Terpenes are the medicinal molecules found in cannabis (and thousands of other plants) that produce such an intense aroma. Originally thought to provide only olfactory stimulation, modern research has proven that these chemical components deliver as much medical benefit as the major cannabinoids found in cannabis, tetrahydrocannabinol (THC) and cannabidiol (CBD).
Cannabis terpenes are divided into two major categories, major and minor. The major group is comprised of the most common examples, including myrcene, pinene, limonene, and linalool. All of these major terpenes have been found to do things like fight cancer and reduce systemic inflammation.
One of the most important of the more than 150 minor terpenes that may appear in cannabis is camphene. This terpene conveys the aroma of fir needles and damp woodlands, often giving one the perception of musky earth (making it easily confused with the most common cannabis terpene, myrcene).
More important than its aroma is the fact that camphene – like the major terpenes – conveys powerful medicinal qualities, especially for particular patient profiles. When mixed with Vitamin C, camphene becomes a powerful antioxidant.
It has also (often in traditional medicine) been used as a topical in the treatment of bacterial and fungal infections, including skin diseases such as eczema, psoriasis, and athlete’s foot.
Commercially, camphene is widely employed as a food additive for flavoring. It is also infused into products such as topical creams and perfumes for fragrance. At an industrial scale, camphene is sometimes derived from one of its major terpene cousins, pinene.
Camphene’s most impressive medical characteristic, however, is its ability to decrease the incidence of cardiovascular disease by lowering the levels of cholesterol and triglycerides in the blood. This capability spotlights how cannabis medicine can act as a preventative therapy in the maintenance of health and wellness.
A 2011 study published in the journal PLOS One demonstrated a connection between camphene and significant reductions in cholesterol and triglycerides in blood serum. Cholesterol and triglycerides are two of the chief causes of heart disease, including heart attacks and strokes.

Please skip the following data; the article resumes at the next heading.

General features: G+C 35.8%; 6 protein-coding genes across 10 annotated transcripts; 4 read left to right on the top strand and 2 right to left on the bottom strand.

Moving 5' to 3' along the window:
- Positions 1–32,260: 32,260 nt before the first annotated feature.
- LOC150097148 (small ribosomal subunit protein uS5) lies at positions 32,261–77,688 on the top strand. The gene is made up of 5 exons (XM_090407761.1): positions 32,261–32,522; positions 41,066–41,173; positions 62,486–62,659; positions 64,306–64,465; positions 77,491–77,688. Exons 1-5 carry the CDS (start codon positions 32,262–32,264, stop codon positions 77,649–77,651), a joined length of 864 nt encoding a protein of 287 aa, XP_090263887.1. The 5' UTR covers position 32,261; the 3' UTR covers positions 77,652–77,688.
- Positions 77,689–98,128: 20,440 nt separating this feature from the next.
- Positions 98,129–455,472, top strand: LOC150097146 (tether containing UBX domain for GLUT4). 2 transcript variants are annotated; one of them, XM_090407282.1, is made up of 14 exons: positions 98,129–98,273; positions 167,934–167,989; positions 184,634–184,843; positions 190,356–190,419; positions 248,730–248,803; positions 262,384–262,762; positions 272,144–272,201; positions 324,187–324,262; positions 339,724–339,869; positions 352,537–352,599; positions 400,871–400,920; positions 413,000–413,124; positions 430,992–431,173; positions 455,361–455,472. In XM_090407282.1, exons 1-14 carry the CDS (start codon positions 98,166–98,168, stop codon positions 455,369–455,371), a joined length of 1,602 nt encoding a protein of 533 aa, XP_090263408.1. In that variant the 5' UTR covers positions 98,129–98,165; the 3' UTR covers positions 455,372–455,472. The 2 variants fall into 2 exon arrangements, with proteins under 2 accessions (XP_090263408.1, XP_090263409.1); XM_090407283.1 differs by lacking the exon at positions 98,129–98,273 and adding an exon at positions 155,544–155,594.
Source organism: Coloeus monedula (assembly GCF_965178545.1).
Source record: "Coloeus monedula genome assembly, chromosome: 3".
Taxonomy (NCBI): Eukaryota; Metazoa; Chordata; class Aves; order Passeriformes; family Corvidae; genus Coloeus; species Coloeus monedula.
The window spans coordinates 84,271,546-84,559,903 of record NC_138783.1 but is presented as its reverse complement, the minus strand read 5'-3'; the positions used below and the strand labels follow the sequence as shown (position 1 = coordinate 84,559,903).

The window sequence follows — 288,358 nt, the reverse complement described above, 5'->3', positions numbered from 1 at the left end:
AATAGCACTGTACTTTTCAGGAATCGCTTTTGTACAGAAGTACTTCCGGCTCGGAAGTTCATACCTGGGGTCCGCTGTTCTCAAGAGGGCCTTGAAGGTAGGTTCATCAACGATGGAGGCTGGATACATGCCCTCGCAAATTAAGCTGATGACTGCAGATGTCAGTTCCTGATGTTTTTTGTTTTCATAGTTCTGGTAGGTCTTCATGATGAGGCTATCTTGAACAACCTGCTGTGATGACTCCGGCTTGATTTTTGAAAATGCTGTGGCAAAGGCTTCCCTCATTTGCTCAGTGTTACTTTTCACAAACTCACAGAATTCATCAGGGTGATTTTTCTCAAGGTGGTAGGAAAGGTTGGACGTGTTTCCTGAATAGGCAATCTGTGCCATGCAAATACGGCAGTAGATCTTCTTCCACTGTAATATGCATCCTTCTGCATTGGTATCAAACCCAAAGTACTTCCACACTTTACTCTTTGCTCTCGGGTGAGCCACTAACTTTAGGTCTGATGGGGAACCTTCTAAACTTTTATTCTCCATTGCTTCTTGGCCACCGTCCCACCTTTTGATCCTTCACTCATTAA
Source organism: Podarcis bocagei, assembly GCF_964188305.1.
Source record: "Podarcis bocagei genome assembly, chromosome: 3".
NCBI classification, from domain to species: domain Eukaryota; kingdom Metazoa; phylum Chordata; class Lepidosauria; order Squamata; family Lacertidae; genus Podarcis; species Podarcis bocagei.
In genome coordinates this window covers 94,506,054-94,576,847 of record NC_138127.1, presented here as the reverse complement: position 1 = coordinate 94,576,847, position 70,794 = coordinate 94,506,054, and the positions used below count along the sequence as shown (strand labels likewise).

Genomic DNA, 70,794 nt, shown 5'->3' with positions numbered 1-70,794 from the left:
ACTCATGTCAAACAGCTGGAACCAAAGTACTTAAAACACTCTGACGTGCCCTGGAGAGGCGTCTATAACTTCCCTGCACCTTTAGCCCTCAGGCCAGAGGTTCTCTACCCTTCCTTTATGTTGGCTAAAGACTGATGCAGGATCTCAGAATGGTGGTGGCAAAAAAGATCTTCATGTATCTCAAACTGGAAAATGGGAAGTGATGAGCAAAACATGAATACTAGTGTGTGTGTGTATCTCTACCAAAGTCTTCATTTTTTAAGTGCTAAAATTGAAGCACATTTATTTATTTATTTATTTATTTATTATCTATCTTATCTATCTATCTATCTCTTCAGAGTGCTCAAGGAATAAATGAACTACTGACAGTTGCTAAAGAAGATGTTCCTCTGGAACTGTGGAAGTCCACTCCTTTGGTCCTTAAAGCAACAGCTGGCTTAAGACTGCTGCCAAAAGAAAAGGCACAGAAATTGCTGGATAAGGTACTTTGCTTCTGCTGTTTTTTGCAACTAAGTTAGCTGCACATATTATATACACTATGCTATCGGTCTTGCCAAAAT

Proving the specific efficacy of individual terpenes, the researchers tested other terpenes, including pinene, beta-caryophyllene (BCP), linalool, and myrcene. It was found that none of these terpenes had the ability to lower blood cholesterol and triglycerides like camphene. The study’s researchers concluded,
Given the critical role that the control of hyperlipidemia plays in cardiovascular disease, the results of our study provide insights into the use of camphene as an alternative lipid lowering agent and merits further evaluation.
Studies of this type prove the efficacy of the individual components of some strains of cannabis and their ability to replace traditional pharmaceutical drugs and treatments. This includes addictive opioids that are characterized by a slew of negative side effects (none of which are delivered by camphene or any other terpene).
For example, one of the most common treatments given patients suffering high cholesterol is statins. While statins are, in most cases, effective in lowering cholesterol levels, they also carry a list of negative side effects, including joint pain and muscle weakness.
Although rare, the statins frequently used to prevent heart disease can cause rhabdomyolysis, a life-threatening disease that can cause failure of the kidneys and liver. Statins can also cause patients to suffer diarrhea, cramping, and headaches.
Although more research is needed, terpenes like camphene may be a major component of future therapies intended to decrease the risk of heart disease in humans. Given the fact that it conveys no additive characteristics and zero negative side effects, medical professionals are increasingly seeking solutions such as the terpene camphene in cannabis in the treatment of their patients.